Everything has a cost. As is often said, there’s no free lunch. How much easier are our lives thanks to inventions like smartphones and the internet? I hate to imagine my life without either; yet, each has its price—less privacy, less alone time, and information overload (or TMI as those texting kids like to say). Watch any television commercial for a prescription medicine designed to cure what ails you, and by the end of the 30-second spot, the narrator will kindly remind you that the cure has a cost in the form of a potential host of side effects.
When explaining our investment philosophy to new clients, we always list liquidity as one of the benefits, and it certainly is a benefit. We only invest in mutual funds and ETFs—one of the key reasons being that, as trend followers, we need to be able to move in and out of an investment quickly if the trend changes course. Additionally, if a client calls with a redemption request, we can sell out of a security at a fair price and have the money available to them in as little as one business day.
With illiquid investments such as real estate, private equity, or land, it can often take months or years to sell, and if you need to sell quickly, you will likely have to sell at a significant discount to fair value. So liquidity certainly has its benefits, but it also has a cost.
Simply put, the cost of liquidity is the price volatility that you have to deal with on a daily basis. Because a market always exists for liquid securities, there are always trades occurring, which means that the price is constantly changing—day-to-day in the case of mutual funds or second-to-second in the case of stocks and ETFs. Those constant price changes result in volatility, which is one of the toughest things to deal with as an investor—to see your assets fluctuate in value in real time, especially when that fluctuation is -occurring on the downside more than on the upside.
Given that many of our clients share that they are worried that we are in for another volatile year in 2012, we thought it might help to provide some tips to deal with, what can be, wild fluctuations in the value of your liquid investments.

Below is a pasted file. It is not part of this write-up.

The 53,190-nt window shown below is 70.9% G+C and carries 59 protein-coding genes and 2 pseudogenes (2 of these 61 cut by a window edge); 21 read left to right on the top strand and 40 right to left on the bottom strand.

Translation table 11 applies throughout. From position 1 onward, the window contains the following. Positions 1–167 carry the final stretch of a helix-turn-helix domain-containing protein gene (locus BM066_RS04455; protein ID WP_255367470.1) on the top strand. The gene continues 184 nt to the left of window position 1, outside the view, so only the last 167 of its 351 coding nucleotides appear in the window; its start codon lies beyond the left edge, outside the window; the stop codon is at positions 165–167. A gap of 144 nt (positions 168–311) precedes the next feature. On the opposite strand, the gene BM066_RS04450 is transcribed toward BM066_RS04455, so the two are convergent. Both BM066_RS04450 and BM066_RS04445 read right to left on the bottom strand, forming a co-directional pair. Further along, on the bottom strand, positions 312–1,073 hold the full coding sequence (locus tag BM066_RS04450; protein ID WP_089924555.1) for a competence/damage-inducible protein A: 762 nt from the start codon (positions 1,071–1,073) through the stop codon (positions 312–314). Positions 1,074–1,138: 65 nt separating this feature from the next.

Invest in Companies Not Pieces of Paper
It can be easy to forget what you are investing in when you buy stocks. Stocks are not just pieces of paper that fluctuate in price based on supply and demand in the marketplace. If they were, there would be reason to be concerned about price fluctuations. After all a piece of paper has no intrinsic value; you would simply be holding out hope that someone would be willing to pay more for it than you did (a.k.a. The Greater Fool Theory). But stocks are not just pieces of paper; they represent ownership in actual companies. Those companies (presumably in most cases) have intrinsic value in that they have earnings, cash flow, dividends, and assets. So when the market drops significantly over a few months or nearly all the stocks in the S&P 500 fall in unison on any given day, remind yourself that you own companies. Certainly you wouldn’t sell your company solely because it lost value last week or because someone quoted you a price that was 10% less than what you could have had last month.
All Assets Fluctuate in Price
You may not know it, but the price of your house is fluctuating as you read this. If you own investment real estate or a small -business, the price of those assets are -fluctuating as well. And so is the price of your art. There are transactions going on right now that are changing or confirming the price of all of your assets. In the case of your illiquid assets, you just don’t know about it. If there were an exchange for the real-time pricing of your illiquid assets, you would be experiencing price volatility with those as well—the main difference being that it would seem less likely that you would sell your home, business, or art collection just because the price fell.
Space Out the Peeks at Your Portfolio
We often council our clients to look at their portfolios less frequently, which they have the luxury of doing because they have hired us to watch over it for them. 2011 provides the perfect example of how checking in on your portfolio less frequently can help ease the stress caused by price volatility. The S&P 500 Index started 2011 at 1,257.64. It closed the year at 1,257.60—a difference in price of just -0.003%. While that still would have made a disappointing year due to the lack of return, it is nothing compared to the harrowing experience of watching the market daily in 2011. In that case, you would have experienced a -19.4% correction over just five months, and 21 days in which prices fell by at least 2%, significant stress inducers that were avoidable if you just paid less attention to the stock market.
Like advancements in technology and medicine, we think the benefits exceed the costs when it comes to liquidity, which is why we always list it as a selling point with new clients. But as any good consumer would, it’s important to understand the costs and devise ways to mitigate them. Just got a text; got to run.